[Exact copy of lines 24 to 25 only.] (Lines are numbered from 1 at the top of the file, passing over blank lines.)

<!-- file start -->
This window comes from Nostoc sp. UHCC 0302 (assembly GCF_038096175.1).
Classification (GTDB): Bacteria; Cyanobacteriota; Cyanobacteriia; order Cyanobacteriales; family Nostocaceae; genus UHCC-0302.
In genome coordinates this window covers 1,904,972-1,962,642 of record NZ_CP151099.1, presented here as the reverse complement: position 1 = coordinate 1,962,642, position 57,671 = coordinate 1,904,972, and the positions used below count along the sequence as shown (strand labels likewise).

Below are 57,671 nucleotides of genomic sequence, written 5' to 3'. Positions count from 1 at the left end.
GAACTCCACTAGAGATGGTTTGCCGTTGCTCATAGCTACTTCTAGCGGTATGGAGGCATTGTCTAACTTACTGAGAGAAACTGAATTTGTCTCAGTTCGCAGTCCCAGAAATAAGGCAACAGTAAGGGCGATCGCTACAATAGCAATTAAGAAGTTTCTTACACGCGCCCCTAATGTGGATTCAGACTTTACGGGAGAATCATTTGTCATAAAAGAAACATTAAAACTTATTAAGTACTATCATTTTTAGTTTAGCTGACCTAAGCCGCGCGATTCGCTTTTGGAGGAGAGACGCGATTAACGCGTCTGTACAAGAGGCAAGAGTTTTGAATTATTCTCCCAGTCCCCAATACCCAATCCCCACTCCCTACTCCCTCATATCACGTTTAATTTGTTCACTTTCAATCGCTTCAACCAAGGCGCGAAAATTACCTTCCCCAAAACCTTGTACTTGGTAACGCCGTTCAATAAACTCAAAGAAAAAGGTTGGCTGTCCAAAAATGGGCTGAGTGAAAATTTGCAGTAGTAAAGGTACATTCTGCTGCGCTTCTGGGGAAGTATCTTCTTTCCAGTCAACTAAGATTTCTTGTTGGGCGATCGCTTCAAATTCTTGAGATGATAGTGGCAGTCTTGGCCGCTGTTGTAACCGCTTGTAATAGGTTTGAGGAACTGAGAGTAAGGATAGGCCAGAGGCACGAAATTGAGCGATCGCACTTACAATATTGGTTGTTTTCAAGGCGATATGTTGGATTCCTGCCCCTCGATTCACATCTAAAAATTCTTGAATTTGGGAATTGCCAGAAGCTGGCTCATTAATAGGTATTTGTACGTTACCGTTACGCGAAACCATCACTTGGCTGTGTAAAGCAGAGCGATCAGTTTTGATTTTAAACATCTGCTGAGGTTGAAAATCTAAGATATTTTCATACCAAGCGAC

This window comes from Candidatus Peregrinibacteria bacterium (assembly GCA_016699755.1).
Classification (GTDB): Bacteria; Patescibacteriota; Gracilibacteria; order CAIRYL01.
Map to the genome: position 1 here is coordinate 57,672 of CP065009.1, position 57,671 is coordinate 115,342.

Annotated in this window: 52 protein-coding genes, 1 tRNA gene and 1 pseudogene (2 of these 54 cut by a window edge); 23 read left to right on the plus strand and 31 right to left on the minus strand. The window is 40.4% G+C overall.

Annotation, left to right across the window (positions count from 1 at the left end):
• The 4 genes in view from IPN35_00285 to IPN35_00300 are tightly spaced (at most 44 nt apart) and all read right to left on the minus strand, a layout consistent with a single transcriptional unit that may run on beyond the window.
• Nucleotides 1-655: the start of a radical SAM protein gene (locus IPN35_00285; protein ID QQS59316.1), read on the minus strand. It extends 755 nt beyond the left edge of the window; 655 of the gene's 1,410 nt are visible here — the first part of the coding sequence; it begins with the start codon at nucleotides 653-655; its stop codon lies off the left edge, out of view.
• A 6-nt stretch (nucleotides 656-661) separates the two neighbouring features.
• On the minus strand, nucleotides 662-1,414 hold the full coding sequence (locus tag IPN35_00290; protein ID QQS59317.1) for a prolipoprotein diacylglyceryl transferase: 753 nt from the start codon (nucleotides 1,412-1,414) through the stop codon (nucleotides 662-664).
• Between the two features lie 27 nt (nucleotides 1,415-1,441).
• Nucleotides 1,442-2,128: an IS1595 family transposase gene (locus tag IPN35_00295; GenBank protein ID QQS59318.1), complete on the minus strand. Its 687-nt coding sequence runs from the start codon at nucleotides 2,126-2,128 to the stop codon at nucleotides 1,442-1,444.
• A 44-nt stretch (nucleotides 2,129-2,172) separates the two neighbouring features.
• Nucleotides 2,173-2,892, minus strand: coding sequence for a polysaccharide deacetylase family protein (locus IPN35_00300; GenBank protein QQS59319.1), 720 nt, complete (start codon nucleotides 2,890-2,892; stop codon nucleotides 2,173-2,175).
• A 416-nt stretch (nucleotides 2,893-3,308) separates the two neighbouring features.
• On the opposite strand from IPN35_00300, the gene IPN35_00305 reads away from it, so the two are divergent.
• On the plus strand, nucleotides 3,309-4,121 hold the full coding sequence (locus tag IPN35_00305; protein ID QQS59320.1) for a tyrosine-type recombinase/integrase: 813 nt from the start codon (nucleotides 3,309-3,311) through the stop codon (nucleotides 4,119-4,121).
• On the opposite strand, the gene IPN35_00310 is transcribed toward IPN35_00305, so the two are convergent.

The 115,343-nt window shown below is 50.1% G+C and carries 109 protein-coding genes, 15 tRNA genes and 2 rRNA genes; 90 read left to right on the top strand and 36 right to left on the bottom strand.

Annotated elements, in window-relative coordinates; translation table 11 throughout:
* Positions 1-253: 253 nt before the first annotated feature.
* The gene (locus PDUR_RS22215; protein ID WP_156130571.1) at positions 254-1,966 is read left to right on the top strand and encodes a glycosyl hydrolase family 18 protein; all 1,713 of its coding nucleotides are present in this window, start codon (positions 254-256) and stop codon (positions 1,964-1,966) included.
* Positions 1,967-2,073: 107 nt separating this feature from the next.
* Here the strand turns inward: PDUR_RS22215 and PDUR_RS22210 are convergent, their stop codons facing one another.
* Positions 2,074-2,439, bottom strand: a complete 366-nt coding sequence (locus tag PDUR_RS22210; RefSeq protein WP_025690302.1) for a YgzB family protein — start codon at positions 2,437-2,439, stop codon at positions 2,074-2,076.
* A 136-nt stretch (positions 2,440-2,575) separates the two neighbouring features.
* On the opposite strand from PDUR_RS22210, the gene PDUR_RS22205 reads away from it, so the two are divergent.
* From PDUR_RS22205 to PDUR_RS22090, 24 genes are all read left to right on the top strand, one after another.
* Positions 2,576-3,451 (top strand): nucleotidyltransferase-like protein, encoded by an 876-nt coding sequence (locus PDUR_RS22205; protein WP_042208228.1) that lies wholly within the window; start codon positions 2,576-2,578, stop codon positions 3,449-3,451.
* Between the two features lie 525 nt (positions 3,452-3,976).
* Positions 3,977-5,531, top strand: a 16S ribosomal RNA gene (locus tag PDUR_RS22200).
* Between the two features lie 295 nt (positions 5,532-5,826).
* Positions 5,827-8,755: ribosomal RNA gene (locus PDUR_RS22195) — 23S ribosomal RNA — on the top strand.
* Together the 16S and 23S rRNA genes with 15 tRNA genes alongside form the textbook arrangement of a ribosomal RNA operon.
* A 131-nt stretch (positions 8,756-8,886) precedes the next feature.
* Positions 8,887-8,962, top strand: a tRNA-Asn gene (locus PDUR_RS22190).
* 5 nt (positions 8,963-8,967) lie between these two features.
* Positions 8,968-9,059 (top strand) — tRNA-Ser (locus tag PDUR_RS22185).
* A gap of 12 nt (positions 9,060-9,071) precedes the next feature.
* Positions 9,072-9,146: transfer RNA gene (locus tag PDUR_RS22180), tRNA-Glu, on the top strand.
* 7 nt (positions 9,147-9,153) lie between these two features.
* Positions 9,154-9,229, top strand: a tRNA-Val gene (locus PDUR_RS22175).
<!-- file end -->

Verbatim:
Annotated elements, in window-relative coordinates; translation table 11 throughout:
* Positions 1-253: 253 nt before the first annotated feature.